I was browsing through When Violence Erupts: A Survival Guide for Emergency Responders (I can't for the life of me, find the original mention of this book) and I came across this self defense technique:
While conducting drills at the Maryland State Police Glen Burnie Barracks, Trooper First Class (TFC) Raymond J. Beard taught a technique that successfully disrupted the chain of events in an intended shooting incident 12 out of 12 times (Maryland State Police In-Service Training School for Trooper First Class, 1983. Maryland State Police In-Service Training School for Officer Survival, 1987). A state police instructor sat in the driver': seat of a stopped vehicle. When asked for a driver's license, the instructor drew a weapon and squeezed the trigger in a simulation of shooting the approaching trooper. TFC Beard told the troopers participating in the exercise that if something came out of the vehicle at them, they were to take off their Stetson' with their left hand (driver-side approach) and throw it at the eyes of the person behind the wheel of the stopped vehicle. The intent of this action was to make the armed person blink or flinch. Throwing the hat was 100% effective—in each case the person with the weapon either misfired or misaimed. When something is coming at you, your initial instinct is to blink or flinch.
Consider what happens when you are driving during a heavy rain and a passing vehicle throws water on your cart windshield. Even though you know the water is not going to hit you, you still blink or flinch when the water strikes the windshield. This is the reaction you want to provoke in your assailant. Throwing your vitals pad at the person provides the same distraction as the water hitting the windshield or the troopers throwing their hats. It interrupts the chain of events long enough to permit you to get out of the line of fire and run to safety. Carry the pad In your left hand when you make a driver-side approach. When in position behind the Back Seat column, raise the pad to your left shoulder. If the vehicle occupant takes aggressive action during your initial interview, be prepared to throw the pad directly at the aggressor nose.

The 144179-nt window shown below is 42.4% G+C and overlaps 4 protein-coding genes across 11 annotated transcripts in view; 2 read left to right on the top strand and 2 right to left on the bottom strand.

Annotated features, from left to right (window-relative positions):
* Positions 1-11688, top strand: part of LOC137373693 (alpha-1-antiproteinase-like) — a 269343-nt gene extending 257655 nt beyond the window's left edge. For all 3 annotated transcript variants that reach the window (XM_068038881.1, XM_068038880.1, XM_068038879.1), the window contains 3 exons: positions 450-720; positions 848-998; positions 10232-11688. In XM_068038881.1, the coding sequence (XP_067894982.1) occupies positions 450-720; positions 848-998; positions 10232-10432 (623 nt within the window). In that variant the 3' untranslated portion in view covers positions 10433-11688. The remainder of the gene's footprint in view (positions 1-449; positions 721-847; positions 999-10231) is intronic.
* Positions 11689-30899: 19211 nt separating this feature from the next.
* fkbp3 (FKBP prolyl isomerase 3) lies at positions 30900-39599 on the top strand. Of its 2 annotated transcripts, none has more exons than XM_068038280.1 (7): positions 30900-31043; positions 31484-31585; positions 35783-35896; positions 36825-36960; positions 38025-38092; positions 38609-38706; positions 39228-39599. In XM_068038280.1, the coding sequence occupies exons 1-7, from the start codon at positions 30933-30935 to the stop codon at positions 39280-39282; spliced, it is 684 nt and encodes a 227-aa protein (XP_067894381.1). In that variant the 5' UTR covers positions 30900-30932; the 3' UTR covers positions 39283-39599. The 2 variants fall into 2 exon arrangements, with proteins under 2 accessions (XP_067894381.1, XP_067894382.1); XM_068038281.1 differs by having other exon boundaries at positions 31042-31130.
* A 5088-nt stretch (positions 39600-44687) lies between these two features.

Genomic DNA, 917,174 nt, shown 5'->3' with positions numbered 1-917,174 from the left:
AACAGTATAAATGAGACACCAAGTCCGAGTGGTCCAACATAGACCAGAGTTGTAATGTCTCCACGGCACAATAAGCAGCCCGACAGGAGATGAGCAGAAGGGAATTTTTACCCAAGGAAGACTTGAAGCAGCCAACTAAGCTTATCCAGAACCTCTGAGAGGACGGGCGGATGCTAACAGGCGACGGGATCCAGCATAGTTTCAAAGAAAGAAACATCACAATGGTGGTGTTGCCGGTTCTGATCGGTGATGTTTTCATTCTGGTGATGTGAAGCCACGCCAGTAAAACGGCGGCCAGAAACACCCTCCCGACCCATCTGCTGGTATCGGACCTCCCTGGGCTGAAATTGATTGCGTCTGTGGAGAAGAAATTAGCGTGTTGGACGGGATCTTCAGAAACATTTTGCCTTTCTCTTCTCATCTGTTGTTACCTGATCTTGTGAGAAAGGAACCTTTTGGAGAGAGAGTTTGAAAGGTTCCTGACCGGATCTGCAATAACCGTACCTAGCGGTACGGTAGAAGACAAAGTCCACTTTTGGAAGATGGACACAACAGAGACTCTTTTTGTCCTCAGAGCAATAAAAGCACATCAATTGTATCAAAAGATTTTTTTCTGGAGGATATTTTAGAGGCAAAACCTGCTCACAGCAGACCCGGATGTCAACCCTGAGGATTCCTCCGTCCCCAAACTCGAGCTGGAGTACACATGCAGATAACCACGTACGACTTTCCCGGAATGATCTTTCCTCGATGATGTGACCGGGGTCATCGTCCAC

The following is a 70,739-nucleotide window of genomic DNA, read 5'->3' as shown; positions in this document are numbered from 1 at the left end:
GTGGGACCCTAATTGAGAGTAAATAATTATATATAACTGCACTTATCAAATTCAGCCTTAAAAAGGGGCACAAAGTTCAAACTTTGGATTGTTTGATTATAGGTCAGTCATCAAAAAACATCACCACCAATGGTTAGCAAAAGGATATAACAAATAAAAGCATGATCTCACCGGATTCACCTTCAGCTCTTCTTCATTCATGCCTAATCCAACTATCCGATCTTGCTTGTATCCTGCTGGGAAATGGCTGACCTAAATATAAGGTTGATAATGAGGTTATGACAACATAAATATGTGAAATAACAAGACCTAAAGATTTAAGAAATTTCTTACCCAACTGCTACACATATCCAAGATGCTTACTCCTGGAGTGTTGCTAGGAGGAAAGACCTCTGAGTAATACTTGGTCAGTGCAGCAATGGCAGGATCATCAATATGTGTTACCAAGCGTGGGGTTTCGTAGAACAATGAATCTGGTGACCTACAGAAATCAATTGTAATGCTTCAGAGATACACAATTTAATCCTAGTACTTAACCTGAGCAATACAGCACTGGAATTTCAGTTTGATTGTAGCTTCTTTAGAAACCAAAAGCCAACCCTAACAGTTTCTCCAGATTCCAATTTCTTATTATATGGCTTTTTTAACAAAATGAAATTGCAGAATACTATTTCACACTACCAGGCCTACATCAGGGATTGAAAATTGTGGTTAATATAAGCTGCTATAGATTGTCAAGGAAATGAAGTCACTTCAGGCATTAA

Use only a soft pad of paper for this technique. A hard object such as an aluminum report book or clip-board may cause needless injuries to the occupant of the vehicle. The soft pad will not cause undue harm. If the person is reaching for a lighter instead of a weapon and you react by throwing the vitals pad, you only have to apologize and explain. Exaggerate if necessary; say you just returned from a call where the patient took aggressive action toward you, and you thought it was going to happen again. After you throw the pad, do not wait for a reaction. As soon as it is out of your hand, turn to your right (toward the unit), get out of the possible line of fire, and run to safety. (p26-27)
Pretty clever, no?
The above technique talks about pretty specific conditions: approaching a vehicle and either being a police officer or an EMT, and triggering a distraction with either a hat or a vitals pad (which is effectively a spiral notebook). But, I'm thinking this approach could be generalized in any number of ways. It's certainly one worth having in the back of your mind, when you find yourself in an encounter your not 100% comfortable with.